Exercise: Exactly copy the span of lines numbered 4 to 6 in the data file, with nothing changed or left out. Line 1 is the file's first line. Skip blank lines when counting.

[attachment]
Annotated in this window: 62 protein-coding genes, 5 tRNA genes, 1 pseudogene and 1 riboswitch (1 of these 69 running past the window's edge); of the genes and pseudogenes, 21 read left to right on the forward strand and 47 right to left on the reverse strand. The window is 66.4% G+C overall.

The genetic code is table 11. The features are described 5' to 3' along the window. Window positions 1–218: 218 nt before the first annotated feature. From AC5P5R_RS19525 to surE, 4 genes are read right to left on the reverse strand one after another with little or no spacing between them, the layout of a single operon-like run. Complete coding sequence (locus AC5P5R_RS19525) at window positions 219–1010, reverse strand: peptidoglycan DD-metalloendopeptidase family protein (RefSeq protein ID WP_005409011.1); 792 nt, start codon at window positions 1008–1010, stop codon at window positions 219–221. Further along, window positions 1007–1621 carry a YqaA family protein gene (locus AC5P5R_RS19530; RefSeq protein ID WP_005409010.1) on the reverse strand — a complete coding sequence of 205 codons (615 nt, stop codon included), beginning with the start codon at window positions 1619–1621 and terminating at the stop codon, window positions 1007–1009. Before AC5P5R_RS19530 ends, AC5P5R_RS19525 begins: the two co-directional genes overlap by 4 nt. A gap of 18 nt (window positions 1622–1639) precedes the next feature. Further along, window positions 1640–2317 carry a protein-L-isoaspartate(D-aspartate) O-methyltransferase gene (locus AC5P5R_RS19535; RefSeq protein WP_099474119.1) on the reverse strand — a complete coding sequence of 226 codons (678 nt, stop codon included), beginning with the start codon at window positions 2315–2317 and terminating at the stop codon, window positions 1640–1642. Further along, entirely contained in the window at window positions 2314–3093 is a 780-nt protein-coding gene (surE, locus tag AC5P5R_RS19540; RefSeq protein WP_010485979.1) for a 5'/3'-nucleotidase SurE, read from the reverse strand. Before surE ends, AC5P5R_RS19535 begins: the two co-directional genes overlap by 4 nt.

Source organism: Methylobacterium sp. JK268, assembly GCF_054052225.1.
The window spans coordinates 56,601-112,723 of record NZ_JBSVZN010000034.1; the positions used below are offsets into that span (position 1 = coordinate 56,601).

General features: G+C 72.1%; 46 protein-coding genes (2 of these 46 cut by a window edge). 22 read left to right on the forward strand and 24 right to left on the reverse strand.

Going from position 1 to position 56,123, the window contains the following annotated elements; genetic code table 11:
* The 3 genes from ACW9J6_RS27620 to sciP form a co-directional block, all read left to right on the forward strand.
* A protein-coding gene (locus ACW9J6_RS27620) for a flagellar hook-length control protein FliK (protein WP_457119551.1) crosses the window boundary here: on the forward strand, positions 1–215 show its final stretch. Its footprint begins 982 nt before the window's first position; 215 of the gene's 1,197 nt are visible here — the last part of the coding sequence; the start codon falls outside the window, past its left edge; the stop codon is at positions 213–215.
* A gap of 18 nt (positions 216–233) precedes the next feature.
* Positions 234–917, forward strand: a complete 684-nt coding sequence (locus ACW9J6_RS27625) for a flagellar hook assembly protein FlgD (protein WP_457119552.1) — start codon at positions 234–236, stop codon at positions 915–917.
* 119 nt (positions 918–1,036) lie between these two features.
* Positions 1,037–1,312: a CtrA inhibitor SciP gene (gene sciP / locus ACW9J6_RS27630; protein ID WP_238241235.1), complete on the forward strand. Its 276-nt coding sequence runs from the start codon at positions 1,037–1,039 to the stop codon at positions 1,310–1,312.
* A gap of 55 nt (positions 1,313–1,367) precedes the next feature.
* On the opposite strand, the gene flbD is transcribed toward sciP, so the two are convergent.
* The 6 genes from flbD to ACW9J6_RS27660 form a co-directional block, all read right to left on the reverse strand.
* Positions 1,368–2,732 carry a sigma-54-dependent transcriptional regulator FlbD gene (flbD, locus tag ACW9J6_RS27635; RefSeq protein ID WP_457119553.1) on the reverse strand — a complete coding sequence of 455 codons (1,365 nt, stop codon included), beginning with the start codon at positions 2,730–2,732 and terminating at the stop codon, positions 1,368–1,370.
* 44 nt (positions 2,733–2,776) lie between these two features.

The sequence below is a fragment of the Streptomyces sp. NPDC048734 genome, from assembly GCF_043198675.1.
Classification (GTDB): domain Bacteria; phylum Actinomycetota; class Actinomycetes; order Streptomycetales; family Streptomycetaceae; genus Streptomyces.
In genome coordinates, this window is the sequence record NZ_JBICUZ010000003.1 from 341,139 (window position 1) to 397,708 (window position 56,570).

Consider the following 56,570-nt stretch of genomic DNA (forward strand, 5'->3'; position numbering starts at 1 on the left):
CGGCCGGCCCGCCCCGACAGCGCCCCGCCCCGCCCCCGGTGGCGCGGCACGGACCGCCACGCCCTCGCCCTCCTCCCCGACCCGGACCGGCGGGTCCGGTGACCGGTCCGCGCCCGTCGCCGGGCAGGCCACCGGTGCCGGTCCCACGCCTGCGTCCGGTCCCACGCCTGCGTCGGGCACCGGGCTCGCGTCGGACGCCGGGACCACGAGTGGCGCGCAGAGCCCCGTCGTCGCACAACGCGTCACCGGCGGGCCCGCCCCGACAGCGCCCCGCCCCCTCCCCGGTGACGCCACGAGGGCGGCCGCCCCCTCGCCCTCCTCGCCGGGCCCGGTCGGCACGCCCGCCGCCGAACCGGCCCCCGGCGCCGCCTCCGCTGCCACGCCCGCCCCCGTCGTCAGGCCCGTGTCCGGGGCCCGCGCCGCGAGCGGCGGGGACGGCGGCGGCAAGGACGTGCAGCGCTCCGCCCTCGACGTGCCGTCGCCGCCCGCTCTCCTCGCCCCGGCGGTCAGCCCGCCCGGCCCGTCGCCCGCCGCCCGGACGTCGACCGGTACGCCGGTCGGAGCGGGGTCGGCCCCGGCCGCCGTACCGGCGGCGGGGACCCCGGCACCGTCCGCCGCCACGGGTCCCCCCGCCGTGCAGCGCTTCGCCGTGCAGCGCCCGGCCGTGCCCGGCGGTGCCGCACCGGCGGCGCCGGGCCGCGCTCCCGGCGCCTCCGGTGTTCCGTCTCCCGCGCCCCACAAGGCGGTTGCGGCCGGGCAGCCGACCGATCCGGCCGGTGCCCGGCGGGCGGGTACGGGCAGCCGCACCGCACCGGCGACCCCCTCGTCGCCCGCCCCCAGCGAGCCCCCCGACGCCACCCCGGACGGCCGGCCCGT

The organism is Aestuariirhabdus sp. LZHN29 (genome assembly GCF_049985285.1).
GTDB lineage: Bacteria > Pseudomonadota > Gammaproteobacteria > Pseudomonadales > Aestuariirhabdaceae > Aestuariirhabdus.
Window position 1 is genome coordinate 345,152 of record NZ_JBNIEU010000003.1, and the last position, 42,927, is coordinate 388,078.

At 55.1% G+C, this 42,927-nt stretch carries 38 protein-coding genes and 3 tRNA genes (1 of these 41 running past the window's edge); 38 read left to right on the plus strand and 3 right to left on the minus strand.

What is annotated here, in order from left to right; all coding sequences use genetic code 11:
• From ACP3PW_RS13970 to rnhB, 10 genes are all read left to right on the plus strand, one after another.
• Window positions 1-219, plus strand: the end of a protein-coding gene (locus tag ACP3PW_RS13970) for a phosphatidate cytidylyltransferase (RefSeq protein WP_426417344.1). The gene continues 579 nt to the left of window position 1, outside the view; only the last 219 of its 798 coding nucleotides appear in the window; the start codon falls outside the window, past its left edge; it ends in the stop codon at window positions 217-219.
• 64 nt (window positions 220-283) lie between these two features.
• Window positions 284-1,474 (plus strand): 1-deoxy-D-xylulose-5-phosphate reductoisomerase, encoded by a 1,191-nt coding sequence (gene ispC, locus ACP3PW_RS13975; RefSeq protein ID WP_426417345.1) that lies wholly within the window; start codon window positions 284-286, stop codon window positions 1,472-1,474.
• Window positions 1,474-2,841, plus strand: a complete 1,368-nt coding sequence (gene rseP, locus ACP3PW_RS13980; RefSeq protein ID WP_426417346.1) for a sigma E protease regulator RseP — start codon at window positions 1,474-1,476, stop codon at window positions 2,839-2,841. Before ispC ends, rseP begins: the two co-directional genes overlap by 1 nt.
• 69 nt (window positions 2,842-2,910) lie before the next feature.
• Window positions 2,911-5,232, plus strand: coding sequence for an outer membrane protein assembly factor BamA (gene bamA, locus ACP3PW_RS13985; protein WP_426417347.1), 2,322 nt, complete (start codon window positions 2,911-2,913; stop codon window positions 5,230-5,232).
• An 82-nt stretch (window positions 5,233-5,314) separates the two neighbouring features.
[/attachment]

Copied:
The window spans coordinates 56,601-112,723 of record NZ_JBSVZN010000034.1; the positions used below are offsets into that span (position 1 = coordinate 56,601).

General features: G+C 72.1%; 46 protein-coding genes (2 of these 46 cut by a window edge). 22 read left to right on the forward strand and 24 right to left on the reverse strand.

Going from position 1 to position 56,123, the window contains the following annotated elements; genetic code table 11: